I recently moderated an address by Andrew Fastow, the former CFO of Enron, and followed up by delivering a keynote on the role of the board in ethics, tying in aspects of Mr. Fastow’s speech. What follows—10 ways that boards should oversee ethics—is based on that keynote and also draws on my work with boards on ethics oversight.
1. Ask the right questions. Good questions for boards to ask of management when faced with an ethically problematic action, are: (i) How will this action impact our reputation? (ii) How will it impact us over the long term? (iii) What are its aggregate effects? (iv) How will objective parties view it? (v) Does this action meet the principle or spirit of applicable guidelines and rules? and (vi) Are we doing the right thing?
2. Have a line of sight over ethics, integrity, reputation and culture. Behavioural and integrity controls must go far enough and should be independently audited. Good companies are measuring and assuring reputation, integrity and risk culture for boards. It is important that this assurance reach the board unfunneled by reporting management.
3. Use executive sessions, questions and information as your leverage touchpoints. Have the authority in your board and committee charters to obtain any information, to interview any personnel, and to obtain any outside assistance that you need to in order to fulfill your duties. Meet directly with auditors, consultants, the risk function and the compliance function, including without any manager in the room. Only then will you hear what others hear.
4. Make sure your lawyer is independent. The person drafting the above charters should not be the general counsel or the external counsel who works for management. Neither of these parties is independent. Just like auditors and compensation consultants must be independent, so should the board’s counsel.
5. Address whistleblowing defects. If the point of contact for a whistleblowing program is any manager, the policy is defective. The point of contact must be an independent person or party who reports directly to the audit committee. Only then will anonymity be preserved and the channel be fully used.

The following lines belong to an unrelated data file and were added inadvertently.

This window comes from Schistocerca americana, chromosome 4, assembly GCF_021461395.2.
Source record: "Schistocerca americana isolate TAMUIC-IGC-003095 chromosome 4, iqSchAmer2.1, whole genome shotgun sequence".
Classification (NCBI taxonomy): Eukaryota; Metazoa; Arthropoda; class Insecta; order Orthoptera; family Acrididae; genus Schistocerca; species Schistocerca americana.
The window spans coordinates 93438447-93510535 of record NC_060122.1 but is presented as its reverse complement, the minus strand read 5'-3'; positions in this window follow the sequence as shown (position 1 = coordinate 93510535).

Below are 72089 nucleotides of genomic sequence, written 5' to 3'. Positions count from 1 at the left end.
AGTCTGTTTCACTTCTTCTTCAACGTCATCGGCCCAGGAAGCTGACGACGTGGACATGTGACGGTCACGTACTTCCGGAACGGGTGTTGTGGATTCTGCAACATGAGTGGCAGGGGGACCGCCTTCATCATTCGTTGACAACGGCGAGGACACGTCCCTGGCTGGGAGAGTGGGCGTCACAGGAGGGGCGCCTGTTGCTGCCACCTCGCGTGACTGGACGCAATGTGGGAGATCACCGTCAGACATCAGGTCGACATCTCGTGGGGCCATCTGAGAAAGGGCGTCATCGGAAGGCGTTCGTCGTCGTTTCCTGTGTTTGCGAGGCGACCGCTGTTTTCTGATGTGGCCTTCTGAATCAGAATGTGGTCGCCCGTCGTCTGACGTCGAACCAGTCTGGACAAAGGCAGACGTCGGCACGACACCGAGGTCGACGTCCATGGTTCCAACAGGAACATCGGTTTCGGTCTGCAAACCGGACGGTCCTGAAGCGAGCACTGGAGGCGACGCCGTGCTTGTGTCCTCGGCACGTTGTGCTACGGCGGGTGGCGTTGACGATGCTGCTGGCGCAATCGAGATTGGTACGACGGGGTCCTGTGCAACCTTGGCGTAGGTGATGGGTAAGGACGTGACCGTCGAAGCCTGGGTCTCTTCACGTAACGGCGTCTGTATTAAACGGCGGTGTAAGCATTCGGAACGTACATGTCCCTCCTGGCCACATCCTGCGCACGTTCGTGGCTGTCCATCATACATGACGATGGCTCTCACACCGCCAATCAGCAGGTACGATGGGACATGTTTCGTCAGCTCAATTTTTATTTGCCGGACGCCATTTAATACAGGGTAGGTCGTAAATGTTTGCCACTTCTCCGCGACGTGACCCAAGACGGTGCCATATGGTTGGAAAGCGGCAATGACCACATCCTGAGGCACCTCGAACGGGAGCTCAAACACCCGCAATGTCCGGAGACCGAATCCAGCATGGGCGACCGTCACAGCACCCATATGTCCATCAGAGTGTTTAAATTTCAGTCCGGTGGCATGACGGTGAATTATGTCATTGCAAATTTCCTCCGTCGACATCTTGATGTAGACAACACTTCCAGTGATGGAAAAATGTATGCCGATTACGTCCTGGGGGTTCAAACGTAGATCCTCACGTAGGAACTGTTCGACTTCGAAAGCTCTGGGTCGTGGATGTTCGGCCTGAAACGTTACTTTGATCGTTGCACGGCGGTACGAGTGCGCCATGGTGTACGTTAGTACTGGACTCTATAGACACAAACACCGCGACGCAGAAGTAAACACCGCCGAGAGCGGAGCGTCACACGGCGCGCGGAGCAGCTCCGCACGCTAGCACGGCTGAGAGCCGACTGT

6. Pay for conduct and performance. Pay drives behaviour, including ethics. Many pay committees underutilize their executive pay toolbox and control over management. If risk management or the Code of Conduct is breached, executive pay should not vest and be clawed back if it has vested.
7. Oversee the oversight functions. Your eyes and ears in the company are internal audit, risk and compliance. These functions must now have reporting channels right into the boardroom. Just as in the early 2000s when the audit committee began to hire, fire and pay the external auditor, now the audit and other committees and the board hire, fire and pay risk, compliance and internal audit.
8. Speak up and recruit a board challenger. When directors and chairs are chosen on the basis of preexisting relationships, these directors will not speak up or ask tough questions, as they are owned by their extra-boardroom relationships. Recruit directors who have no pre-existing relationship to any other director or manager. This includes female directors.
9. Recruit independent, competent directors with courage. There are directors on boards who are well out of their depth, know little about the actual business and cannot or will not challenge because they are captured. Only when a director is truly independent and competent can that director then challenge.
10. Set the ethical tone at the top. It is the board, not just management, which sets tone. Boards are fond of explaining unethical conduct by saying “we missed it.” Yet if boards and management teams are truly honest, they know they should not have missed it and that the actions were those of an employee operating within the culture that was accepted.
Richard Leblanc is an associate professor, governance, law & ethics, at York University’s Faculty of Liberal Arts and Professional Studies and a member of the Ontario Bar. E-mail: email@example.com.